There is no quality research that shows that supplements offer any benefits beyond what a well balanced diet can provide. Moreover, bicyclists eat much larger amounts of food than the average person, who is usually the target for such research, and hence find it a lot easier to obtain all of the vitamins and minerals that are required for a healthy body.
I find it unfortunate that a rider like Scott Moninger should be caught in such a pitfall but there is great difficulty in determining the source of detected drugs in an athlete's system and the only way to limit the impact of drugs on the results is to be hard headed about applying the rules.
The only answer to this question is that professional athletes should never use supplements of any kind and sports doctors should inform those athletes, who are their patients, of the facts whenever possible.
I would urge Scott Moninger, with the evidence that he presently has, to pursue legal actions against the supplement company with great vigor. His reputation has been sullied and his career is likely ended. That is strong grounds for action.
So, he leaves a team that has one of the better Classics riders of our generation in Hincapie, to ride a one spring season with Johan who is retiring in May? Makes no sense. Without a doubt, this is the most ridiculous move a rider could ever make. Leaving a team who is as financially sound as USPS, for a new team that just started just because Johan is there and Patrick Lefevere. USPS is one of the stronger classic teams, and their DSes are some of the best classics directors of our generation. Boonen is a classic example of a rider having a lucky finish in one race, and then turn and leave the team and coaches that gave him his start. I understand the cycling world, and sponsors come and go and riders go from team to team to maintain a great income, but for Boonen to leave after one good race, to ride under the best classics rider of all time, for just one spring campaign is insanity. George would have helped him along for sure. Boonen may have been riding for George at USPS, but he will do the same for Johan in the spring, then Johan will be gone, and then it will be up to him to prove to all that he is the next Johan. Too much pressure at such a young age.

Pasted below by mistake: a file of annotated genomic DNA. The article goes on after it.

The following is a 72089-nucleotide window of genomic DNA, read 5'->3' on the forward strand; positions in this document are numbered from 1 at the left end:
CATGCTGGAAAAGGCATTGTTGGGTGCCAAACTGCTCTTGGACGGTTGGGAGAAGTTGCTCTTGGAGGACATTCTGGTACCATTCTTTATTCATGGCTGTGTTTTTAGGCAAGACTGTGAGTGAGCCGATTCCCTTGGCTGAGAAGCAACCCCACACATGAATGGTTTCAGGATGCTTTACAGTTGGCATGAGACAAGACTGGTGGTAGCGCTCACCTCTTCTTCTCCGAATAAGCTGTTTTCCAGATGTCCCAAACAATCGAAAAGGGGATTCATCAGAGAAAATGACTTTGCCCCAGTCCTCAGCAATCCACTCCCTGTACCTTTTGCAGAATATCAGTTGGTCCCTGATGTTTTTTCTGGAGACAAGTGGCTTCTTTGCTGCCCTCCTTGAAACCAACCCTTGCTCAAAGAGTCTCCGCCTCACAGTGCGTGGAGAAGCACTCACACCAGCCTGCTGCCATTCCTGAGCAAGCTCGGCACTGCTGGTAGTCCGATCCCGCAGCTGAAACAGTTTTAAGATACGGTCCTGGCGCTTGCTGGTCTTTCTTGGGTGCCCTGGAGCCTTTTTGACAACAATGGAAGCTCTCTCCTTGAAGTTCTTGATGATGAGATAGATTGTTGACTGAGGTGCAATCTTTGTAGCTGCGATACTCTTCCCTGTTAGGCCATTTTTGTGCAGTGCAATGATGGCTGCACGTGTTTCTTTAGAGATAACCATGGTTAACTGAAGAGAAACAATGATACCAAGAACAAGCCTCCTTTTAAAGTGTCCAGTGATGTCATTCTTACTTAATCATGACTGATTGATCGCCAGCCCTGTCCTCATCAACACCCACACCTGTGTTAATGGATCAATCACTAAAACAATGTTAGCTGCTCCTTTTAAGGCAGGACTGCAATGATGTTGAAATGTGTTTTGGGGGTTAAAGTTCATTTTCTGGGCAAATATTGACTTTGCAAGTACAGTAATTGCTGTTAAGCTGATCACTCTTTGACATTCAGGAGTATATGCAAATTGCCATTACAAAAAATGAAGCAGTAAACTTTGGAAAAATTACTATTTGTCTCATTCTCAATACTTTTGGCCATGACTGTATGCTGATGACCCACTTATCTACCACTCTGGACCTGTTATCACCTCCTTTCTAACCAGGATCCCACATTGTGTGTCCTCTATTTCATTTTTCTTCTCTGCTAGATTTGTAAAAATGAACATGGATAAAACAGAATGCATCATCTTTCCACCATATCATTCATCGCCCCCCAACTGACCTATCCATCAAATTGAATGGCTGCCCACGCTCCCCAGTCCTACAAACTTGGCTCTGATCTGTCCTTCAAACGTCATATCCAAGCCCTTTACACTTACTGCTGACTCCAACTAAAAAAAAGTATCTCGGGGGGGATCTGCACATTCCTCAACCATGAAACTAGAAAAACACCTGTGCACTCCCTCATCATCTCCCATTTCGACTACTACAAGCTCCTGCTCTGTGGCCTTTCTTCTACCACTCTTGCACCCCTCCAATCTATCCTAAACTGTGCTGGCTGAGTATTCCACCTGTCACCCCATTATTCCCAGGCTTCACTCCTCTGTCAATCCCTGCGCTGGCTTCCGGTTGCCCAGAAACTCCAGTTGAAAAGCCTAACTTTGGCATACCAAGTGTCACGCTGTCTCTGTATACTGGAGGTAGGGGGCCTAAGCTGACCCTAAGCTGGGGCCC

If Mike Gates doesn't believe what he reads, why read it? But then if you are not buying papers and only read the web how do you know that what reporters are writing about in the papers is all a beat up? It was, by the way, made clear in reports that McEwen later denied saying the "fist" comments - and in Australia Robbie got quoted a hell of a lot and at the end of the day it was his green jersey exploits that were best remembered - and deservedly. It is also fact that the two riders (he and Lance) were not best of mates and shared a few testy words. But, as in life, not everyone in the peloton gets on. That is why the Tour is in many ways a mirror of life. If you think journalists are just beat up merchants then who are you to believe? Perhaps it is not the media who are cynics here?
I agree Mike that the media is not to be protected from criticism. And, as I said, nor is it never at fault. Hey, I have made mistakes. I only asked that people don't ASSUME we are misquoting or are deliberately depicting the wrong story for an extra buck. If you feel that then I am sorry you are so cynical about the media ... but I can tell you are judging a lot of people unfairly here. And believe it or not, you may be judging people who love cycling and do a lot to get it in the mainstream media. That I can tell is not an easy feat. But that's another story. I won't beat that one up.
Mike, I hope we cross paths one day. Maybe over a beer or two we can discus this further and realise we are all involved in this sport because we love it.
The media in cycling #2
Reading the thread on the media in cycling I thought it interesting that no one brought up what to me is the salient point, cycling is a sport that was literally created by the media. Any thoughts on that?
The media in cycling #3
It's early Saturday morning in Panama. I need another coffee and a ride but as a contributor to Cyclingnews, someone who has never spoken to Rupert Guinness but has spoken to Robbie McEwen I just want to say what nonsense it is to say "without the media cycling is nothing".